Saturday, September 5, 2015

"The Pawnbroker's Daughter," by Maxine Kumin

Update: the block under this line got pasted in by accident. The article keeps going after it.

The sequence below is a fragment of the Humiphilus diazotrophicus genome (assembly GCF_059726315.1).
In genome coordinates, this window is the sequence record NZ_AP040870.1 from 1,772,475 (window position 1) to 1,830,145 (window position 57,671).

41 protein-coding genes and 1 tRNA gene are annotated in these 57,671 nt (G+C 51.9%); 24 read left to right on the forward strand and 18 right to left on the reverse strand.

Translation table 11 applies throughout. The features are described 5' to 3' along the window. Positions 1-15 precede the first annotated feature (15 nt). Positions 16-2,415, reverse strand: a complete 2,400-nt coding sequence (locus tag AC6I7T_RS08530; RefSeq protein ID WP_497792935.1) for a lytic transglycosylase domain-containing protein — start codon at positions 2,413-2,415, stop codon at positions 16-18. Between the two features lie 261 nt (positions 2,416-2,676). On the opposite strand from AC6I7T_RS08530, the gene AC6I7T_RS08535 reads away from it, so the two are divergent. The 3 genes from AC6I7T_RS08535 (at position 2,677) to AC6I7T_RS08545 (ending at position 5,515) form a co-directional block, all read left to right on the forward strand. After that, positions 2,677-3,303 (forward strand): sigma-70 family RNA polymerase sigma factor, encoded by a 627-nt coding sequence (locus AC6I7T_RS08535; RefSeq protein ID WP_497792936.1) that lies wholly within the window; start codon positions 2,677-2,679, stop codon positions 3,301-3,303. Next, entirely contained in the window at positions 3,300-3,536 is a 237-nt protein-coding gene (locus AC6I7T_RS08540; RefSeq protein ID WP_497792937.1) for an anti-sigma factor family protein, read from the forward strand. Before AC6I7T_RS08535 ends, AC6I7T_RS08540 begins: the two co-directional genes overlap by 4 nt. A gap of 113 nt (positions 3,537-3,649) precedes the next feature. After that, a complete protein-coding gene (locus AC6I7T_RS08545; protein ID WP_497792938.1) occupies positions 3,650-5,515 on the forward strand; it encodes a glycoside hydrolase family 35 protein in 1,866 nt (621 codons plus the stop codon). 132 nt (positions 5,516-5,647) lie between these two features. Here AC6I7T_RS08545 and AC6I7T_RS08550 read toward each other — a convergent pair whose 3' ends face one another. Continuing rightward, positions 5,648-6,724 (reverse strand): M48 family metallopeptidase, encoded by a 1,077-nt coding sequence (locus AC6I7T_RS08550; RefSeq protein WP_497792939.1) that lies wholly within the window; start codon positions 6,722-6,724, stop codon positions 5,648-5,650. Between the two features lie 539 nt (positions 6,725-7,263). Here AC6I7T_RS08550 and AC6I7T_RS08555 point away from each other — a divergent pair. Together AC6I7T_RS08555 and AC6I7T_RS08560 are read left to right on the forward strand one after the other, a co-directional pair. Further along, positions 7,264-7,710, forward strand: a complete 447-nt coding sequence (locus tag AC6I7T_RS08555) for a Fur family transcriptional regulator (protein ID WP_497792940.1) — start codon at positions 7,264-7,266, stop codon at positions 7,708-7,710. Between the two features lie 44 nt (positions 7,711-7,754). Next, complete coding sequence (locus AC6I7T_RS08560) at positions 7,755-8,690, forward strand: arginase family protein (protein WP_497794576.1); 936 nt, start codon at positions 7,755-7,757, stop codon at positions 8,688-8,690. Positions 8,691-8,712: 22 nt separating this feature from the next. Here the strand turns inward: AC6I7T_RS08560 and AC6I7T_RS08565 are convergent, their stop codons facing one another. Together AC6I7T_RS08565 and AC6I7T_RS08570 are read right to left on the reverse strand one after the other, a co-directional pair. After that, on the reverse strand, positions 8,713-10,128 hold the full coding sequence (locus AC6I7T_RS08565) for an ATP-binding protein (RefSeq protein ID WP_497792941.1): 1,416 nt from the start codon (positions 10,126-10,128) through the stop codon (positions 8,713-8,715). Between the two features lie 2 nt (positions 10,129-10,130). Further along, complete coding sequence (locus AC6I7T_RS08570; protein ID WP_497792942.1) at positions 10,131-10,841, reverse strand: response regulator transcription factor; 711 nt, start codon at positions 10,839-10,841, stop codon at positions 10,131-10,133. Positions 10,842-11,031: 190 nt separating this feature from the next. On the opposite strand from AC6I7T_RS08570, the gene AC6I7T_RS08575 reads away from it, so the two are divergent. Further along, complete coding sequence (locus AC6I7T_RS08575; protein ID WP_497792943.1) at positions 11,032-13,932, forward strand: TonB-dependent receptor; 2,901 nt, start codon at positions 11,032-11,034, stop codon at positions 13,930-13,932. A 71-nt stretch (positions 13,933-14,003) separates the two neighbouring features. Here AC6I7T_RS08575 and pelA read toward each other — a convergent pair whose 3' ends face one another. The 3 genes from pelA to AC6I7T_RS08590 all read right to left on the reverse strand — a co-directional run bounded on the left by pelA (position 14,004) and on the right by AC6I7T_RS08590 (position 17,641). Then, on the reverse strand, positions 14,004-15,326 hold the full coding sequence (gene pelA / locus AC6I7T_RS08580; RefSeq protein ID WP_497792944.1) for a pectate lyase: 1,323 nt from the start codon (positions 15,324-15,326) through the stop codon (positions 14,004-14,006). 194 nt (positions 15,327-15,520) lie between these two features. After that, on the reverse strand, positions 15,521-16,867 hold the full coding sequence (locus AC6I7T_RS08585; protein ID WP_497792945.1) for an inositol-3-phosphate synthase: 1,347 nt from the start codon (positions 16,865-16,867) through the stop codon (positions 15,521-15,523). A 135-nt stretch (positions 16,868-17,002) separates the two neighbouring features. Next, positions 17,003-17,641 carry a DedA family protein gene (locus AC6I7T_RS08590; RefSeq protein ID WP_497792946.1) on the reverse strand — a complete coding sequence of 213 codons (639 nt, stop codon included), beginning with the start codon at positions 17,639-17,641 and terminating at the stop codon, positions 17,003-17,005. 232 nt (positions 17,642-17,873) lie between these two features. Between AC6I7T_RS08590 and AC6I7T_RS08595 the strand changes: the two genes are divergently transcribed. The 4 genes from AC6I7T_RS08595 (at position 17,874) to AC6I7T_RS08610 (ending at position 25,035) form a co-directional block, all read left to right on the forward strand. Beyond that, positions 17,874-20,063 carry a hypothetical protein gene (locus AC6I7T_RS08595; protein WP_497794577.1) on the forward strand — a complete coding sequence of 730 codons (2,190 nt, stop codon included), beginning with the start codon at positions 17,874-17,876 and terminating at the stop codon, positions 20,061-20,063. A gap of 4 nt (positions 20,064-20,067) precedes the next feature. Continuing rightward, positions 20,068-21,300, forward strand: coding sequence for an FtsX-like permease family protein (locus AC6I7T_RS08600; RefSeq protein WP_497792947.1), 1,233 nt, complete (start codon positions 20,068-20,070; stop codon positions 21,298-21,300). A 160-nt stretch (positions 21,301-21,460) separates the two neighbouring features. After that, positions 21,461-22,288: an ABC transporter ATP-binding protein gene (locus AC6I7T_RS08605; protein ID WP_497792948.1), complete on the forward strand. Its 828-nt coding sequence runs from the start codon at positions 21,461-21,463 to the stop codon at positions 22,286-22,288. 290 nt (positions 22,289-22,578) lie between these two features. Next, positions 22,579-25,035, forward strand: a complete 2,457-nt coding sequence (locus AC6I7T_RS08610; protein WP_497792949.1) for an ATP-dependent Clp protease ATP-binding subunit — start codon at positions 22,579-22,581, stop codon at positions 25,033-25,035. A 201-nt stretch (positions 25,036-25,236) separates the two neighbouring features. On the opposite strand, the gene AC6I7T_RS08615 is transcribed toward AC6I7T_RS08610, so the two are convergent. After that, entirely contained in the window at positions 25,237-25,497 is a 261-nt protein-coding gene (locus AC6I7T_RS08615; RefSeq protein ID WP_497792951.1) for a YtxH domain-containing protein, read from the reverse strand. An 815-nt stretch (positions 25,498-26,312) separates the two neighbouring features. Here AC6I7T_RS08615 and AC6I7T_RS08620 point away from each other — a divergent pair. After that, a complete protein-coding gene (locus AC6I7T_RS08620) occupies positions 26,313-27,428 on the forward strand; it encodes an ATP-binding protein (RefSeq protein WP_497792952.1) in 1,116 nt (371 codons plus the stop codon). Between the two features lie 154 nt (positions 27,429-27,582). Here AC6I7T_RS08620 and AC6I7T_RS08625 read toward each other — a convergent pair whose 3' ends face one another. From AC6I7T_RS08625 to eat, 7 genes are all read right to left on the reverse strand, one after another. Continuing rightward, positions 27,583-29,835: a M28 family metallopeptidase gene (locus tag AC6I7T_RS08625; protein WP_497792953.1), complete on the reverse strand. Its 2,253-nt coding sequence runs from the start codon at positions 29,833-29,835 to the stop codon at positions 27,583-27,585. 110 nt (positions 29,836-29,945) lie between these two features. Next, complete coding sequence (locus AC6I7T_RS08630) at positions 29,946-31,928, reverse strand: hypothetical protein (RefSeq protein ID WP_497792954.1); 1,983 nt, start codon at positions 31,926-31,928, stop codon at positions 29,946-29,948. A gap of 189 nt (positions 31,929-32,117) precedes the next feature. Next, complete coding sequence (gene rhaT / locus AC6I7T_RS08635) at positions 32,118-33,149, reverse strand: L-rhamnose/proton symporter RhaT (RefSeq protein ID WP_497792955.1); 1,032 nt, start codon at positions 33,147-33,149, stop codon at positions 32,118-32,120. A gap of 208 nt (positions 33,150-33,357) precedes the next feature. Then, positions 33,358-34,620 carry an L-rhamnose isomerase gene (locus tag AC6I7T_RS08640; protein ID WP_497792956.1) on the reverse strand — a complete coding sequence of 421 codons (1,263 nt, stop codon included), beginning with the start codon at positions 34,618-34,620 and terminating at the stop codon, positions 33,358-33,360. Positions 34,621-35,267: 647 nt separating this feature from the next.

Maxine Kumin’s posthumous memoir, “The Pawnbroker’s Daughter” (W.W. Norton, 2015), reminds me a bit of Gail Godwin’s memoir, which I posted on a few days ago (8/22/15). They are both slim volumes, focused on both the writers’lives and their writing. The two writers are about half a generation apart in age: Kumin was born in 1925 and died in 2014; Godwin was born in 1937. Kumin was mainly a poet but also wrote fiction and essays; she was a U.S. poet laureate and won a Pulitzer Prize. Godwin is a novelist who has also written in other genres; she too has won various awards and honors. Both had supportive husbands; Kumin’s survived her, while Godwin’s died a few years ago. Both liked living or at least regularly retreating outside of cities, although Kumin’s situation was much more isolated and rural; she and her husband created a horse farm where they happily raised their family. Of course these two wonderful writers’ biggest commonality was/is their intense devotion to their writing. In “The Pawnbroker’s Daughter,” Kumin wrote fairly chronologically, describing her childhood, her meeting of and long marriage to her husband, her poetry, and her life on the farm. Although she does not dwell on it, we also see her strong feelings about politics and especially about women’s lives; she was a feminist, an environmentalist, and an activist. Throughout, Kumin shares some of her wonderful poetry, as well as evocative photographs.
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